Patron-Driven Acquisition of E-Books Satisfies Users’ Needs While Also Building the Library’s Collection
Keywords:e-books, patron-driven acquisition, demand-driven acquisition, collection development
AbstractObjective – To present the initial results of an academic library’s one-year pilot with patron-driven acquisition of e-books, which was undertaken “to observe how user preferences and the availability of e-books interacted with [the library’s] traditional selection program” (p. 469).
Design – Case study.
Setting – The University of Iowa, a major urban research university in the United States.
Subjects – Original selection of 19,000 e-book titles from ebrary at the beginning of the pilot in October 2009. To curb spending during the pilot, the number of e-book titles available for purchase was reduced to 12,000 titles at the end of December 2009, and increased to nearly 13,000 titles in April 2010.
Methods – These e-book titles were loaded into the library’s catalogue. The goal was for the University of Iowa’s faculty, staff, and students to search the library catalogue, discover these e-book titles, and purchase these books unknowingly by accessing them. The tenth click by a user on any of the pages of an e-book caused the title to be automatically purchased for the library (i.e., ebrary charged the library for the e-book).
Main Results – From October 2009 to September 2010, the library acquired 850 e-books for almost $90,000 through patron-driven acquisition. The average amount spent per week was $1,848 and the average cost per book was $106. Researchers found that 80% of the e-books purchased by library patrons were used between 2 to 10 times in a 1-year period. E-books were purchased in all subject areas, but titles in medicine (133 titles purchased, 16%), sociology (72 titles purchased, 8%), economics (58 titles purchased, 7%), and education (54 titles purchased, 6%) were the most popular. Two of the top three most heavily used titles were standardized test preparation workbooks. In addition, 166 of the e-books purchased had print duplicates in the library, and the total number of times the print copies circulated dropped 70% after the e-versions of these books were obtained.
The authors also examined usage data for their subscription to ebrary’s Academic Complete collection from September 2009 to July 2010, which consisted of 47,367 e-books. Together with the 12,947 book titles loaded into the catalogue for the patron-acquisition pilot, there were a grand total of 60,314 ebrary e-book titles in the library catalogue that were accessible to the Iowa University community. The study revealed that 15% of these titles were used during this 11-month period, and the used titles were consulted 3 or more times. The authors sorted the user sessions by publisher and found that patrons used e-books from a wide variety of publishing houses, of which numerous university presses together constituted the majority of uses. The five most heavily used e-books were in the fields of medicine, followed by economics, sociology, English-American literature, and education.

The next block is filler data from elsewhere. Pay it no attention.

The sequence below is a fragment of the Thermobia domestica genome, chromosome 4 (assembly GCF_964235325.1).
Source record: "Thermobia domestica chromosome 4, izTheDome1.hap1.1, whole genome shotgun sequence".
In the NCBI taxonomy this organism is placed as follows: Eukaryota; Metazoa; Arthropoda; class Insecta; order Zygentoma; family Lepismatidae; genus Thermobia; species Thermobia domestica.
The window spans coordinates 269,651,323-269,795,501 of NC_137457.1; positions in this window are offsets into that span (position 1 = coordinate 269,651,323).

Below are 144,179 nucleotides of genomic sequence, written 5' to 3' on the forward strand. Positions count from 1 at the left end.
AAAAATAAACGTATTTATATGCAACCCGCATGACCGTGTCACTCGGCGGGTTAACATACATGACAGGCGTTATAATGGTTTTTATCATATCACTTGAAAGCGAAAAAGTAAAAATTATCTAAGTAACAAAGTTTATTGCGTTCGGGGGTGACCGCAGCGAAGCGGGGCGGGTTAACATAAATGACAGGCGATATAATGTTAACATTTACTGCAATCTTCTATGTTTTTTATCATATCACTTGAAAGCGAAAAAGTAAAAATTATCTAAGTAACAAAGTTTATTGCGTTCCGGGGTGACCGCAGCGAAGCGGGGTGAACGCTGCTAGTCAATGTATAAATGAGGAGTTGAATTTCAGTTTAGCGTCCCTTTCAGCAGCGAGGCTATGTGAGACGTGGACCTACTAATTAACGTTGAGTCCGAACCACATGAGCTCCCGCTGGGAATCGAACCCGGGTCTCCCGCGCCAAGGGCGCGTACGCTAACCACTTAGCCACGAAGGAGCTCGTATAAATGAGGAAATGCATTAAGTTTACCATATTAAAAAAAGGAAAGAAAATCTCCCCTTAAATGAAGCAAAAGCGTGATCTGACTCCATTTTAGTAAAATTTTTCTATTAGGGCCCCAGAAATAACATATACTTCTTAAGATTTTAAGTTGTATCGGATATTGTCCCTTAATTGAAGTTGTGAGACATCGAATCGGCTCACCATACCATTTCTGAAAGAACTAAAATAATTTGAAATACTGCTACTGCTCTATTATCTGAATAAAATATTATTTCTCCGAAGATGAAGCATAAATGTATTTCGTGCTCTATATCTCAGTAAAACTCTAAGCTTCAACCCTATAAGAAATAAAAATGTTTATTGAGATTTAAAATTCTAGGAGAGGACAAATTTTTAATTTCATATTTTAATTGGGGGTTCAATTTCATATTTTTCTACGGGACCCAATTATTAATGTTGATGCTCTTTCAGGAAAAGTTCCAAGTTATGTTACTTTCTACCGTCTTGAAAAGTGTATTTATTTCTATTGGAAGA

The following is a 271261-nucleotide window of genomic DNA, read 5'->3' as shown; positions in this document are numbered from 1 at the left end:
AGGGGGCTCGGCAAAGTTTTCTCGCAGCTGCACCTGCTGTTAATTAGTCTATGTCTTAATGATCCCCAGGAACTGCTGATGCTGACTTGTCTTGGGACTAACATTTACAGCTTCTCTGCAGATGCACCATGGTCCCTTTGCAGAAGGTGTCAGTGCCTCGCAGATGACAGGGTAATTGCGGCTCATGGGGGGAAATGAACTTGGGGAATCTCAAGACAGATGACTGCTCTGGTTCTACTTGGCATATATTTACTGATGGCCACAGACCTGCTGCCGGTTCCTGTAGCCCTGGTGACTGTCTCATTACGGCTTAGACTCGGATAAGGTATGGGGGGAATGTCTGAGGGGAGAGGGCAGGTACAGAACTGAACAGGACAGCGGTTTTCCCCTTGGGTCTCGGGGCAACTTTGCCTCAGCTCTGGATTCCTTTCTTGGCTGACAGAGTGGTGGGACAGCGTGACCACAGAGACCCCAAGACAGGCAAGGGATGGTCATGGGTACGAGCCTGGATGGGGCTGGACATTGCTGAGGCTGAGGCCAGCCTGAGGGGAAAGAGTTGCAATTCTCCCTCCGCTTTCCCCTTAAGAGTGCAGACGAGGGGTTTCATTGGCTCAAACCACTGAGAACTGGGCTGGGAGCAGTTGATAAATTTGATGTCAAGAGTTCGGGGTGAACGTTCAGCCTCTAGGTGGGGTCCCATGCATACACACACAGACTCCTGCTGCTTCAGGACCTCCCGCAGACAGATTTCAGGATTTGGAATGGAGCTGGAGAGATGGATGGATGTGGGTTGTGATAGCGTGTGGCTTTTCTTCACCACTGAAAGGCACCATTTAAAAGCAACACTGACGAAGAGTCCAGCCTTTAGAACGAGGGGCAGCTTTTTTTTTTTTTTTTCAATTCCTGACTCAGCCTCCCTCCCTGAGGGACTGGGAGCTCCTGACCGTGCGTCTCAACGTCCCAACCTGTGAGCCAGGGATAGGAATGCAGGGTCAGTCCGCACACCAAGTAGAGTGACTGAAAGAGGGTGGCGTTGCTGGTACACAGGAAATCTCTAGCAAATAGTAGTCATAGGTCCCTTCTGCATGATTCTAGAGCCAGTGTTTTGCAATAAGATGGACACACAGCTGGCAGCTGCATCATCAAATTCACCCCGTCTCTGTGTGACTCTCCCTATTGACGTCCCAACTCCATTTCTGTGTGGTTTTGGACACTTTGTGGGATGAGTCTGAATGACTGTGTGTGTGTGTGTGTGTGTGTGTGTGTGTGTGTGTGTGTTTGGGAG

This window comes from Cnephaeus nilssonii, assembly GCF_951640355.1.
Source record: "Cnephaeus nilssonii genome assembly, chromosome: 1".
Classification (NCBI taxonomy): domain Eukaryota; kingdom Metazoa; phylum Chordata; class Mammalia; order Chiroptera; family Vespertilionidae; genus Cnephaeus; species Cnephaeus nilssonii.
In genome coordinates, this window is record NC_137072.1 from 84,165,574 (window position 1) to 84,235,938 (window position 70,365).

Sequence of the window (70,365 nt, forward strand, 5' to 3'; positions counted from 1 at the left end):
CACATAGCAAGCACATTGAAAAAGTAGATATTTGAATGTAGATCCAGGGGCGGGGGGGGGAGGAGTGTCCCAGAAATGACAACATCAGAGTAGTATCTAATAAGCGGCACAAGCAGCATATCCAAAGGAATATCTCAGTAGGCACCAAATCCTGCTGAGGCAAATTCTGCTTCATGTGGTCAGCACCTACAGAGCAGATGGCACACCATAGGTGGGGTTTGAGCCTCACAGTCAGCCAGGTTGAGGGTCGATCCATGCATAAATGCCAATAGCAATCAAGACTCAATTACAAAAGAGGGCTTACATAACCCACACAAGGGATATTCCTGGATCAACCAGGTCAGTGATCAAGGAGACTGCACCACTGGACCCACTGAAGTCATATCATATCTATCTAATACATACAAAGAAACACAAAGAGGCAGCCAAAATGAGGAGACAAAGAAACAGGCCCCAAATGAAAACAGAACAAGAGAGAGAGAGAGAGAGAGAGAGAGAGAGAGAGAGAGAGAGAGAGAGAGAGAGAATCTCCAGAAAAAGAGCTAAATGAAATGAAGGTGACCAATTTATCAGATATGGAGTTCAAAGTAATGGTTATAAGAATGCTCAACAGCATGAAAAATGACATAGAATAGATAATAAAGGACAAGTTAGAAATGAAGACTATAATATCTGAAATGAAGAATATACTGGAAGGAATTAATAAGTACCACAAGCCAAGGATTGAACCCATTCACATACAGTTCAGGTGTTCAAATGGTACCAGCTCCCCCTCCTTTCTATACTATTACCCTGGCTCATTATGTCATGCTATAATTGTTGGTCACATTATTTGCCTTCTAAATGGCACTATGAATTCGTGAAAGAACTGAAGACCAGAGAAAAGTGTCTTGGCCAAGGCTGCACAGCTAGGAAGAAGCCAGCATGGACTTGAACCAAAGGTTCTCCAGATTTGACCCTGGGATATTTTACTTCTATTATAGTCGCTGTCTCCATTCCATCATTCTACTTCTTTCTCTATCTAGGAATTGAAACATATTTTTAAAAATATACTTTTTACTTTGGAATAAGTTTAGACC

Conclusion – The authors’ experience has shown that patron-driven acquisition “can be a useful and effective tool for meeting user needs and building the local collection” (p. 490). Incomplete coverage of academic publications makes patron-driven acquisition only one tool among others, such as selection by liaison librarians, which may be employed for collection development. According to the authors, patron-driven acquisition “does a good job of satisfying the sometimes
unrecognized demand for interdisciplinary materials often overlooked through traditional selection methods,” (p. 491) and alerts librarians to new research areas.
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